one and the same), and forage. The vast majority of our native bees are solitary nesters,
meaning that each female builds and provides for her own nest. More than two-thirds of the
species nest in the ground, while most of the others nest in wood. A few seek out small spaces
between rocks or beneath clumps of grass. The bumble bee, a social-nesting native bee,
needs a modest cavity to nest in and often opts for abandoned rodent burrows.

Ground-nesting bees prefer patches of dry, sloped, bare or partially vegetated dirt. The Xerces
Society, dedicated to the conservation of invertebrates, suggests that, “Some of the best
places around farms for creating habitat for native pollinators are the worst places for growing
crops. For example, areas with the poorest soils may provide some of the best sites for
ground-nesting bees, because these animals often prefer to nest in well- drained, inorganic
sand and silt.”

Where farmers can leave field edges, fence rows, set-aside acres, road and canal berms, and
utility easements uncultivated and unsprayed, they will greatly increase their chances of
hosting native bees. “A lot of times bees will nest right along farm roads. So, if you know that
and start to recognize that resource, then maybe you’ll pull up your plow before coming all the
way up to the road and keep that ground stable,” says Mace Vaughan, conservation director
for the Xerces Society.

If, along with the bees, invasive weeds move into uncultivated fringe areas and threaten to
leap-frog into the crop, planting hedgerows of native trees, shrubs and grasses will help keep
the weeds at bay while allowing strips of land to lie untended (after the hedgerows have been
established). Mowing is another option for weed control. Mowing in the late fall or winter is less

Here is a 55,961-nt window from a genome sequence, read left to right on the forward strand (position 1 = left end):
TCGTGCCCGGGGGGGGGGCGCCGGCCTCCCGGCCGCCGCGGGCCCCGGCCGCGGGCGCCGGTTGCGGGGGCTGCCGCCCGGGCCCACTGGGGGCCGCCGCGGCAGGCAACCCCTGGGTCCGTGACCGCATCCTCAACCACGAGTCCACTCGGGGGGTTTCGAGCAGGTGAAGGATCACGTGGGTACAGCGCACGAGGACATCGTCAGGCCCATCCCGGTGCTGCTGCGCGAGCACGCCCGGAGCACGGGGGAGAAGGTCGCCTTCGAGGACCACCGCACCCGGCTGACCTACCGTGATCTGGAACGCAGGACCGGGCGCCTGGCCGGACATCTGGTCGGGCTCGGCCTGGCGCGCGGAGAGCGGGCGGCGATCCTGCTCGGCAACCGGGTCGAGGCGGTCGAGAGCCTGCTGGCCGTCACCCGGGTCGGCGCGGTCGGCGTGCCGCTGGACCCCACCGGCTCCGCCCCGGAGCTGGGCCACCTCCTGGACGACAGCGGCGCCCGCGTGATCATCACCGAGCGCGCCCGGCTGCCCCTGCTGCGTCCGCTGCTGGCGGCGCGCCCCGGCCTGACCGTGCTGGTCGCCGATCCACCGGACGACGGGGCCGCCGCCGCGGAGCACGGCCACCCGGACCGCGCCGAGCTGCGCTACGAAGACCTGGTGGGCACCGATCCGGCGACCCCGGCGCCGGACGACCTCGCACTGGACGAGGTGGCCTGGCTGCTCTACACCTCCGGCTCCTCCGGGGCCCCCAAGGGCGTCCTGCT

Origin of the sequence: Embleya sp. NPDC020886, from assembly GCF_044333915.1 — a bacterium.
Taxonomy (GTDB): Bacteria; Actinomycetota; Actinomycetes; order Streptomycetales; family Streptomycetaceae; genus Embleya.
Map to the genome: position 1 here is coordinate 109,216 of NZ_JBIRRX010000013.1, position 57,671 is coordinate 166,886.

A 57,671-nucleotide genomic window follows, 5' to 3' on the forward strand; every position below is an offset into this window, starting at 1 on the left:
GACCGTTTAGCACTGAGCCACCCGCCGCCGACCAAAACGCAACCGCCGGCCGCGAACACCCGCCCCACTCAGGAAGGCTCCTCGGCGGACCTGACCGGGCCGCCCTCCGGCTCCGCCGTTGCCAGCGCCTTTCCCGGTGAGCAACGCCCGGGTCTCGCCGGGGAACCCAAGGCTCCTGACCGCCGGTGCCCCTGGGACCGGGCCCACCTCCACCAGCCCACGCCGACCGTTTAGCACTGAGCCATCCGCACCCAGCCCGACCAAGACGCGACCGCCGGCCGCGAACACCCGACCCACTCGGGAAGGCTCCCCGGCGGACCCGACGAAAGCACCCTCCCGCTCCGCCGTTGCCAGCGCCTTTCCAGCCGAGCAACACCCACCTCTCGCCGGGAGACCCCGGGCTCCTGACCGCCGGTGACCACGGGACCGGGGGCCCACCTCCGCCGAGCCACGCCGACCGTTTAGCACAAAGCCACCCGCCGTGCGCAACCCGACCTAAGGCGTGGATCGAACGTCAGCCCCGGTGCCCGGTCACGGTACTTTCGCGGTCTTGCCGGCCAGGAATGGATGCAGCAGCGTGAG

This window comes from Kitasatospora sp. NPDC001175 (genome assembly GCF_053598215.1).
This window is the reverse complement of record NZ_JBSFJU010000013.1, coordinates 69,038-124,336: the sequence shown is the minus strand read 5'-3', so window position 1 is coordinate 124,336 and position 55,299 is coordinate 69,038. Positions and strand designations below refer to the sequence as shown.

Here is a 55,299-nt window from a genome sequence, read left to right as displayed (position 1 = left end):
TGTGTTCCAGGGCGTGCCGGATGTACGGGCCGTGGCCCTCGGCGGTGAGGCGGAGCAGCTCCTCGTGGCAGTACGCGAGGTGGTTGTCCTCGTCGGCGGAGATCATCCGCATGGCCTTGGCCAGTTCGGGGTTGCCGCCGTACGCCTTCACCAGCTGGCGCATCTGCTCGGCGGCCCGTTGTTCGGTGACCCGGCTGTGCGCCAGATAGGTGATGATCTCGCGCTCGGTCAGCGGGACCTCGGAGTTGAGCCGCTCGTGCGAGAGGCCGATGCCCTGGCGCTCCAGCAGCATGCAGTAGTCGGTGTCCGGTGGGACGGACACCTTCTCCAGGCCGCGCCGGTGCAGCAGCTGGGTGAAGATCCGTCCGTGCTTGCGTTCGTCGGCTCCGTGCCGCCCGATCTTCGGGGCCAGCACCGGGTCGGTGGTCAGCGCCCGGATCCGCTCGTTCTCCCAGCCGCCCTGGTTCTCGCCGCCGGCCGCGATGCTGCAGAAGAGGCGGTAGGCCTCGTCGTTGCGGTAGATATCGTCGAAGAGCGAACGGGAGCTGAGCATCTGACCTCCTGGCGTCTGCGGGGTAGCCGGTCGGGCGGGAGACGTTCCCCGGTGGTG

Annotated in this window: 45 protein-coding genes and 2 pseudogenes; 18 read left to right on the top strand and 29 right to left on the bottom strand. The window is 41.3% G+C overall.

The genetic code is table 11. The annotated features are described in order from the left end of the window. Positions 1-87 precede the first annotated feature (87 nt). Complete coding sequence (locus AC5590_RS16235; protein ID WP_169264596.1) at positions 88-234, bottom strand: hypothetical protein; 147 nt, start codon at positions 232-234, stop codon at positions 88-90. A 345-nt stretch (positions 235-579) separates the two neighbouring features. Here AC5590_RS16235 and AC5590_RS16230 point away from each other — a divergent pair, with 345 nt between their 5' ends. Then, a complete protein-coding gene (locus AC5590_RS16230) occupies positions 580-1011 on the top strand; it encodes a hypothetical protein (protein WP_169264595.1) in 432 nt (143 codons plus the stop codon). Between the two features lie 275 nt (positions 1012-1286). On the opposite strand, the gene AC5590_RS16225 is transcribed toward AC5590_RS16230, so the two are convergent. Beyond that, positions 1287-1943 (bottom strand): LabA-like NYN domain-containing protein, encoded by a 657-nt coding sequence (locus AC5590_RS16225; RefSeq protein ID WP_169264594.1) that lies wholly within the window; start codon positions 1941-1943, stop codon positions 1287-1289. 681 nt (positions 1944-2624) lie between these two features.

likely to disturb nesting bees. When mowing must be done earlier, waiting to mow until after
the plants flower, but before they set seed, will allow bees time to forage.

When dense root mats or thatch blanket areas designated for bee habitat, farmers must clear
away some of the vegetation; the goal is to give the bees access to the soil while leaving some
grass and shrubs in place to provide forage and to help prevent soil erosion. Bee-conscious
gardeners will want to uncover soil at the back of sunny flowerbeds, pushing aside woodchips
and compost, and they have justification to label persistent bare patches in the lawn “bee
habitat.”

Ideally, habitat areas will encompass slopes of varying degrees. The nesting preferences of
bee species range from vertical banks to nearly flat ground.

Wood-nesting bees claim beetle tunnels in dead branches, or burrow into shrubs with soft-
centered twigs, for example: elderberry, sumac and blackberry. Providing habitat for wood-
nesters can be as simple as leaving stand dead or dying trees and planting shrubs with pithy
stems.

Alternatively, farmers and gardeners can fabricate wood nests by drilling holes, ranging in size
from 3/32 to 3/8 inch in diameter, in wooden blocks, chunks of firewood, stumps or even fallen
logs. (Holes 1/4 inch or less in diameter should be drilled 3 to 5 inches deep, and holes larger
than 1/4-inch diameter should be 5 to 6 inches deep). Mounting or hanging bundles of paper
straws, bamboo and reed stems, or pithy twigs is another option for providing habitat for wood-
nesting bees. Constructed nests should be cleaned out or replaced every other year to avoid
parasites, fungi and diseases.

Flowering plants that offer bees nectar and pollen will likely already be present on the farm
and in the garden, but several adjustments to the timing and diversity of blooms can help
ensure that bees are present in large populations when the cash crops (or favored landscape
plants) need them. In general, the more food that is available, and the closer it is to nesting
sites, the larger the bee populations. When female bees can find large clusters of flowering
plants near to their nests, they can spend relatively more time provisioning the nests and
laying eggs and less time commuting.

In temperate zones, having plants blooming nearly year-round is key to promoting bee
abundance and diversity. The active periods of bees’ lives vary, and one bee species or
another will be foraging for nectar and pollen from at least February through November.

Orchards often have difficulty sustaining bee populations year-round because, after their flush
of blooms during the spring, they typically offer few foraging opportunities. Planting the
avenues between orchard trees with a cover crop that blooms before or after the orchard -